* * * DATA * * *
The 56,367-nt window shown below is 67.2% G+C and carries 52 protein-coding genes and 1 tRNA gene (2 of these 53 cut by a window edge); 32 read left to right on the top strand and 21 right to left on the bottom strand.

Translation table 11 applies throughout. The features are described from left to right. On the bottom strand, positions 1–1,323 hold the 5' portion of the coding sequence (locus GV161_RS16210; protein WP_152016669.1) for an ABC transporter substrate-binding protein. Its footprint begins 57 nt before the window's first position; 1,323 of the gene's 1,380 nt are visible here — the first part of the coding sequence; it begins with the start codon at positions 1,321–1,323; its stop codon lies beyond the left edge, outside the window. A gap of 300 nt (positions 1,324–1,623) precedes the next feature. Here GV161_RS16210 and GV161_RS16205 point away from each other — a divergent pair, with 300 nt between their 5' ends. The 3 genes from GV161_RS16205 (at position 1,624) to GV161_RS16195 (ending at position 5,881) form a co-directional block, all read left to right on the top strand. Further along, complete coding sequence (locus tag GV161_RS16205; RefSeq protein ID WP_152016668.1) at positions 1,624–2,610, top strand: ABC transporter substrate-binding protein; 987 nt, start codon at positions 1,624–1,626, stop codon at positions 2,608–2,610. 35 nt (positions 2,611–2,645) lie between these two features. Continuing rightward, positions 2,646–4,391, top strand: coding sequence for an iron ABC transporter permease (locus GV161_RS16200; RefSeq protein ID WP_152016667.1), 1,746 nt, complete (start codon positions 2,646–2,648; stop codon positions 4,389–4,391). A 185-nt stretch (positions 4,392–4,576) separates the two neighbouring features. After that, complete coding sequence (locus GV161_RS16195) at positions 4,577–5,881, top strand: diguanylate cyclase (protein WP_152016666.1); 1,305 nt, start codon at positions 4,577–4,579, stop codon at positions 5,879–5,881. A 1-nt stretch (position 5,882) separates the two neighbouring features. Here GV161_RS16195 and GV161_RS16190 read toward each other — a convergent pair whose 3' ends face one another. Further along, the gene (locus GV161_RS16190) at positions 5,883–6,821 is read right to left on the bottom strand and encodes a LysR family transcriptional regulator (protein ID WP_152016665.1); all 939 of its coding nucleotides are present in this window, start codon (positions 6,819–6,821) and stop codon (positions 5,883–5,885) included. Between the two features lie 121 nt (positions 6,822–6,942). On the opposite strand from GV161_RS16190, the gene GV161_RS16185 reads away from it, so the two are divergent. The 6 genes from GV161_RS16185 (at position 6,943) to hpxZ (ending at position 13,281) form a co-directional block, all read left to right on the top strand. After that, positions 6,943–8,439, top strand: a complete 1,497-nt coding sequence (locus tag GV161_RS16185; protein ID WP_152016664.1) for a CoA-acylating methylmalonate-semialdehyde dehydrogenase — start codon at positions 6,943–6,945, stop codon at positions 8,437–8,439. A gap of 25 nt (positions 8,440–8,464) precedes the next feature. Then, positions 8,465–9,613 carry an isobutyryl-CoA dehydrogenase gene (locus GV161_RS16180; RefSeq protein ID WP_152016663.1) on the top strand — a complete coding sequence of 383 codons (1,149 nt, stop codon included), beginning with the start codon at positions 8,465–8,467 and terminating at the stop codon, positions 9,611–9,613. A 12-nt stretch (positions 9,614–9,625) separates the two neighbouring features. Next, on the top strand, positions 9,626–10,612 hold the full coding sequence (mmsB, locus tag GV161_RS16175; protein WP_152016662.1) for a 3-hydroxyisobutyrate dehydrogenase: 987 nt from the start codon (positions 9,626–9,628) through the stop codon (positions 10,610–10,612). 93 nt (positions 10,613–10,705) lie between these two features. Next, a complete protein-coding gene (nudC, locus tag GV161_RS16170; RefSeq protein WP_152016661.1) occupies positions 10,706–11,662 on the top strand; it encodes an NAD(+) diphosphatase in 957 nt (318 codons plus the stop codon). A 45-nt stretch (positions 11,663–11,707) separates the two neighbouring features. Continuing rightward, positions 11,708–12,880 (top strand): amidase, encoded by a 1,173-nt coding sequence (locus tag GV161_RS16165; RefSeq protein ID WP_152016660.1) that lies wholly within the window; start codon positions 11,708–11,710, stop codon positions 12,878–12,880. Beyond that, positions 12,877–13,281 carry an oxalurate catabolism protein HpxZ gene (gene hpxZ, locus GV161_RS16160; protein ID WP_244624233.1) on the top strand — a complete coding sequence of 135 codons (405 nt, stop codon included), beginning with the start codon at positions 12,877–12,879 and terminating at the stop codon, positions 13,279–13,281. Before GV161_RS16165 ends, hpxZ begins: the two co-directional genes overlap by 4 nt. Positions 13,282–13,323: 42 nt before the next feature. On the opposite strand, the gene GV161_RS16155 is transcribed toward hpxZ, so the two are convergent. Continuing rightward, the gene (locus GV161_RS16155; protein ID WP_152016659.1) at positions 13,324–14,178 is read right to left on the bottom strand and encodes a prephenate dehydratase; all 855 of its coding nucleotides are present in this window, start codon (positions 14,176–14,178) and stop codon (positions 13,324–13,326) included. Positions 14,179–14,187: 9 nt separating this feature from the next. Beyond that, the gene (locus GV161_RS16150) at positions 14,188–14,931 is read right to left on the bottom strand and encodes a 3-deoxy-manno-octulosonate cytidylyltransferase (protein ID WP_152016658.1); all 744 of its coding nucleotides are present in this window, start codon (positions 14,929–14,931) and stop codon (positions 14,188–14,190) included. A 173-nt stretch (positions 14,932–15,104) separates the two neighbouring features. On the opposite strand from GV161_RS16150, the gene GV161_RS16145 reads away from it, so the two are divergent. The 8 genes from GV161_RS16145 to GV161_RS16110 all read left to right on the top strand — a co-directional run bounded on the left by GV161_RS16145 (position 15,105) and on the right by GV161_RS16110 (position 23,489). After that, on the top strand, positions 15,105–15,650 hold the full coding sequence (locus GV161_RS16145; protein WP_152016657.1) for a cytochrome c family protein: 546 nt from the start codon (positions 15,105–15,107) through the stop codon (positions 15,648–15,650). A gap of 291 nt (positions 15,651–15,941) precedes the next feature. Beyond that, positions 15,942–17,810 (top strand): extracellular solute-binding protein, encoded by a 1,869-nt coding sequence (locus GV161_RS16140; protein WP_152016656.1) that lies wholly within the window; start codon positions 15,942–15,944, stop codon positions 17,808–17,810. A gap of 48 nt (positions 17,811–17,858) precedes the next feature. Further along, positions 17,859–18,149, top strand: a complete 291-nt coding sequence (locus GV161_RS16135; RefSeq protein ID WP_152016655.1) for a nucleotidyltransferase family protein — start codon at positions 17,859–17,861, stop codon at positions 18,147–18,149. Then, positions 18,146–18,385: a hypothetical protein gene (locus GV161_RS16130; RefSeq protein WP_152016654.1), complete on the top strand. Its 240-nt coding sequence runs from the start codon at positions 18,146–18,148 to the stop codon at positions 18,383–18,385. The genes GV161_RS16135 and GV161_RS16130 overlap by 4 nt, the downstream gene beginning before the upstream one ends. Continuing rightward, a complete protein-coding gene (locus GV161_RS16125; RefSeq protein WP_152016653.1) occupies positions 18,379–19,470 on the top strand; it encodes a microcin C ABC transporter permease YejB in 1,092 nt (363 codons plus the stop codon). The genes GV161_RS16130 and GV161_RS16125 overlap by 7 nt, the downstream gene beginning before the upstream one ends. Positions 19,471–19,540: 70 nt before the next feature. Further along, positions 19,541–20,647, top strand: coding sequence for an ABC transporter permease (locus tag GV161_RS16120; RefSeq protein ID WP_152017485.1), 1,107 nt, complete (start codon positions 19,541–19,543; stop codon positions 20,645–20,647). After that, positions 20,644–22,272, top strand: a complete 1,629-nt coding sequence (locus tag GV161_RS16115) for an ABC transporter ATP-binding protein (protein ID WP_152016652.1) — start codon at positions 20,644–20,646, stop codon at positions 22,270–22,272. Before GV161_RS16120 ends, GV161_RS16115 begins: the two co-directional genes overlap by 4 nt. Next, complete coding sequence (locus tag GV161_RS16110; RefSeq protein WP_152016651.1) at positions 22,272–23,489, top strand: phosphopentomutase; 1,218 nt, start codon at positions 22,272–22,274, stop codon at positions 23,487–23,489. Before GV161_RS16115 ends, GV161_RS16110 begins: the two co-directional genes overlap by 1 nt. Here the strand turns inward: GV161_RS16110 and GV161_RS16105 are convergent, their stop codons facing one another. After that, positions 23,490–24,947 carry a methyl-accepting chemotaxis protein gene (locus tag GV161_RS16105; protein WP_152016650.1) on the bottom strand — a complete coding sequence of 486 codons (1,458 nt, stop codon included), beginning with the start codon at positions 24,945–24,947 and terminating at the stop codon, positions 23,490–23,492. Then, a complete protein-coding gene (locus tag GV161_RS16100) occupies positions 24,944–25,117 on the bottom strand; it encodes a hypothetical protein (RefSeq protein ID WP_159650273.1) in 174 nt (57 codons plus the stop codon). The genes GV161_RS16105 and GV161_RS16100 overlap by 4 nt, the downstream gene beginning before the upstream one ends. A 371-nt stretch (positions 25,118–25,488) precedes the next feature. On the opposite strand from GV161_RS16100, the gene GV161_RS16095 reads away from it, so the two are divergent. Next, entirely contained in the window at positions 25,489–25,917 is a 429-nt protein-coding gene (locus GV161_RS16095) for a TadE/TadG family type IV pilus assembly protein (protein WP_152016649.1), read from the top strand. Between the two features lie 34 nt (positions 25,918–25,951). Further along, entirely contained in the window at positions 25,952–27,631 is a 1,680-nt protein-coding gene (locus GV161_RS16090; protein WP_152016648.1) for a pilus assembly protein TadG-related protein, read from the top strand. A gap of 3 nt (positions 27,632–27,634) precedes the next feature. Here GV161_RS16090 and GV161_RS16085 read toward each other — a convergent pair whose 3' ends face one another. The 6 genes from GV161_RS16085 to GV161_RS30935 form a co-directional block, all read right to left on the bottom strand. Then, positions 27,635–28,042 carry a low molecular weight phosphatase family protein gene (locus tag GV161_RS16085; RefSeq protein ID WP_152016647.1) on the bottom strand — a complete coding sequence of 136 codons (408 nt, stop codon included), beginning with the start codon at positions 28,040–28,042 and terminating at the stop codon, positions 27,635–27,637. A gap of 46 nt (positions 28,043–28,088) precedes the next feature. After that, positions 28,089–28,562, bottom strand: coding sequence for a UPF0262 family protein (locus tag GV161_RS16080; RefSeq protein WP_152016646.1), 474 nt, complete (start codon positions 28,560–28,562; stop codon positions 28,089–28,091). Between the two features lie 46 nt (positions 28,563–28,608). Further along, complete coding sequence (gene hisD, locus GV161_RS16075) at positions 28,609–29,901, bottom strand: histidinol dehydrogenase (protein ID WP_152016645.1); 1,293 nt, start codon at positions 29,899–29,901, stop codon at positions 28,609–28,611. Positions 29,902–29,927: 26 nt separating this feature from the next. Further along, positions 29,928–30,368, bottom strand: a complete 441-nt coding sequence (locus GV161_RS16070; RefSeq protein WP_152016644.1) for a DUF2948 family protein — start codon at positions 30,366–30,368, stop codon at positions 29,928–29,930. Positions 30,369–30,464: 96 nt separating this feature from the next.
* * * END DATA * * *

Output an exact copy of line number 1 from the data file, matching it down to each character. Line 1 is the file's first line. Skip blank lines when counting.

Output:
The 56,367-nt window shown below is 67.2% G+C and carries 52 protein-coding genes and 1 tRNA gene (2 of these 53 cut by a window edge); 32 read left to right on the top strand and 21 right to left on the bottom strand.